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Friday, February 26, 2021

Civic bodies make fresh attempt to check stray cattle

Around 80% of all strays are bulls and remaining are old or sick cows that dairy owners abandon after they stop giving milk. Less than 2% of them are milch cows, say shelter owners.

Written by Abhinav Rajput | New Delhi |
February 18, 2021 1:58:47 am
North Delhi Municipal Corporation, NDMC, stray cattle, stray cattle check in delhi, indian express newsSeveral accidents have occurred due to stray cattle on the roads. (File)

Three out of four cattle shelters full to capacity, lack of means to identify owners of cattle abandoned on roads, and unchecked entry of cattle from neighbouring states despite deportation of one lakh cattle by municipal corporations from the capital’s urban areas in the last 15 years — these were among the reasons red flagged in a report prepared by the North Delhi Municipal Corporation (NDMC) for stray cattle menace in Delhi.

The report also said that in the absence of a database, each time there is an accident, the owners of the cattle could never be traced to fix the onus for payment of compensation. Several incidents of deaths of bikers have been reported in the last few years due to collision with cattle left wandering on the road.

“Lack of…evidence to establish the ownership of dangerous cattle which are deliberately let loose on roads help these owners dodge onus in the event of fatal human collision. It ultimately leads to civic authorities settling compensation claims,” it said.

Around 80% of all strays are bulls and remaining are old or sick cows that dairy owners abandon after they stop giving milk. Less than 2% of them are milch cows, say shelter owners.

The report also said that three out of the four cattle shelters in the city are full and the remaining one is mostly nearing full capacity.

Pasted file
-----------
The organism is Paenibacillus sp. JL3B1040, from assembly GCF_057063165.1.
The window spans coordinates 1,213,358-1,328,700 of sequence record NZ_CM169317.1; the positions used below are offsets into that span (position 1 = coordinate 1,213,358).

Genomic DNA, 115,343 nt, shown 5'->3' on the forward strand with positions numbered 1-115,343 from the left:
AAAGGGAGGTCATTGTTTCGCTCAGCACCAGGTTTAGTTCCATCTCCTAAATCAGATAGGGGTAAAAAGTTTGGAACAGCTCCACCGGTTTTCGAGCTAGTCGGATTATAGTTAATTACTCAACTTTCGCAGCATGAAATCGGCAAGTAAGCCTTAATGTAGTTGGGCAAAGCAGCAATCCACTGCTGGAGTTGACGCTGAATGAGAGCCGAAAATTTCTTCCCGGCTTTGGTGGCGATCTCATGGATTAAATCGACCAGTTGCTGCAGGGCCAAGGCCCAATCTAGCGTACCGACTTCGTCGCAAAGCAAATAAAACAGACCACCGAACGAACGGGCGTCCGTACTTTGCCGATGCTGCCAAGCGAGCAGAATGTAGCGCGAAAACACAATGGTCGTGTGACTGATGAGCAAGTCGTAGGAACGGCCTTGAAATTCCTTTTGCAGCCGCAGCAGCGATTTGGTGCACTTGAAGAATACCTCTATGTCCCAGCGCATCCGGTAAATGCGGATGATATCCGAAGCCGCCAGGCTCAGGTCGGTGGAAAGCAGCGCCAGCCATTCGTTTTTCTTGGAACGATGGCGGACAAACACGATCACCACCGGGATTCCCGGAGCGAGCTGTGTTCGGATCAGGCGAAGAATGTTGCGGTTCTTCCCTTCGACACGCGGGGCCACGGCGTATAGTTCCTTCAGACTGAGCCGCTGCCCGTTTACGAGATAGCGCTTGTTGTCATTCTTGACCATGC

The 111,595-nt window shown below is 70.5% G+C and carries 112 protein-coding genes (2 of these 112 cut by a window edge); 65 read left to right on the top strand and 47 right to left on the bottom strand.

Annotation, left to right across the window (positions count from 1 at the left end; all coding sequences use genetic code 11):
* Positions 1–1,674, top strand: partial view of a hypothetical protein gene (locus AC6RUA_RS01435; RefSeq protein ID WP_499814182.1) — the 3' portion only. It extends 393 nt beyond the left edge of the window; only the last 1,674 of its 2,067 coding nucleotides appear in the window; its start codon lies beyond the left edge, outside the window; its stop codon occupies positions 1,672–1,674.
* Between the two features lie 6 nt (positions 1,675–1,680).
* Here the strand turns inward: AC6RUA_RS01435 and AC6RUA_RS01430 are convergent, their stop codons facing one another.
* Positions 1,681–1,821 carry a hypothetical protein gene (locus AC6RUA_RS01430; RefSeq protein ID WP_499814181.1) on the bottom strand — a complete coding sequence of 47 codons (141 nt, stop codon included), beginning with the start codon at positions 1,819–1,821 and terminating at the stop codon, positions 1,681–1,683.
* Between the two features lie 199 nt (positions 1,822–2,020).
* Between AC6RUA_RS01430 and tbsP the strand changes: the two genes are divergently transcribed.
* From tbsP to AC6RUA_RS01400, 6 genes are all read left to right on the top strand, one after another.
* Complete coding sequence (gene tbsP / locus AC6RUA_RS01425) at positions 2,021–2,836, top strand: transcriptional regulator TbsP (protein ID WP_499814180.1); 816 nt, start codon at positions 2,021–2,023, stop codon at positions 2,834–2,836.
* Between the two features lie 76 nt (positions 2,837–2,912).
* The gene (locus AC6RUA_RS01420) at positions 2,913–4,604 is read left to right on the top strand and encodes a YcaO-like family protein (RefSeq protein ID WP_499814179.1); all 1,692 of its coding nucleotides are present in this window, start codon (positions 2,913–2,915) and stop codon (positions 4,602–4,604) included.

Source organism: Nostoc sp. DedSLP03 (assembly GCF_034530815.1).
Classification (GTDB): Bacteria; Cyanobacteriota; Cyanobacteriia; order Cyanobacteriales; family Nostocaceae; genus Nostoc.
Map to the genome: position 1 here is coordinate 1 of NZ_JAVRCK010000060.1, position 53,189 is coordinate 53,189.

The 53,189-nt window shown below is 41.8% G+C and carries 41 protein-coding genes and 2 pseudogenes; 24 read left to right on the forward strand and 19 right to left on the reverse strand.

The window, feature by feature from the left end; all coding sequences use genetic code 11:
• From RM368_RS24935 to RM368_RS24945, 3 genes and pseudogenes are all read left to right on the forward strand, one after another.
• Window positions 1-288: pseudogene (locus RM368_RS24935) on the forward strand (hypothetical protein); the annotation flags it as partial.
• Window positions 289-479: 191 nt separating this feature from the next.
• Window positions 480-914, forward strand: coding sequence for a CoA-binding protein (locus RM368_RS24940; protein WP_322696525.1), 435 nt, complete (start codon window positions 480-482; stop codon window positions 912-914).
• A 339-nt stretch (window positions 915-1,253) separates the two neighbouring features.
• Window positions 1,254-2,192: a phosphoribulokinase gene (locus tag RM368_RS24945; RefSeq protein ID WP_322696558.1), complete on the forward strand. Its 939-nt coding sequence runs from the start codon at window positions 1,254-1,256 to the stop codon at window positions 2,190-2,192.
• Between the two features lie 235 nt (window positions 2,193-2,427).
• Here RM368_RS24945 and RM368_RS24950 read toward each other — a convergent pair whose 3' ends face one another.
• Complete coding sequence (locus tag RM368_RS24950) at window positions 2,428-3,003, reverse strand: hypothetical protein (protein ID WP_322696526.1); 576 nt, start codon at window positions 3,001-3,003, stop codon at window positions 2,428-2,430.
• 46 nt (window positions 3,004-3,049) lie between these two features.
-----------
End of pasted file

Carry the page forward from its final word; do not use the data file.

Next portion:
Suggesting a solution, the report said, “Gone are the days of endless futile chase of the tails (cattle), now it’s time to nab the heads (owners).”

Leader of the house in North MCD Yogesh Verma said they would implant a chip in the animals. “The chip would be fed with a code that will help get the information of the cattle’s owner and help officials identify them and fix responsibility or impose penalties,” he said.

The MCDs along with the animal husbandry department of Delhi also plan to make a database and make it compulsory to update ownership details in case of sale of the cattle.

A 188-acre plot near north Delhi’s Narela was allotted by the erstwhile unified MCD to develop a separate cattle products hub. The corporation had provided 2,082 plots in 2004, saying dairy farms would be shifted in a phased manner. So far, physical possession of just 597 plots have taken place, the report said.

Majority of dairy farmers refuse to relocate, citing inadequate facilities. The MCD plans to make a fresh push in this direction.

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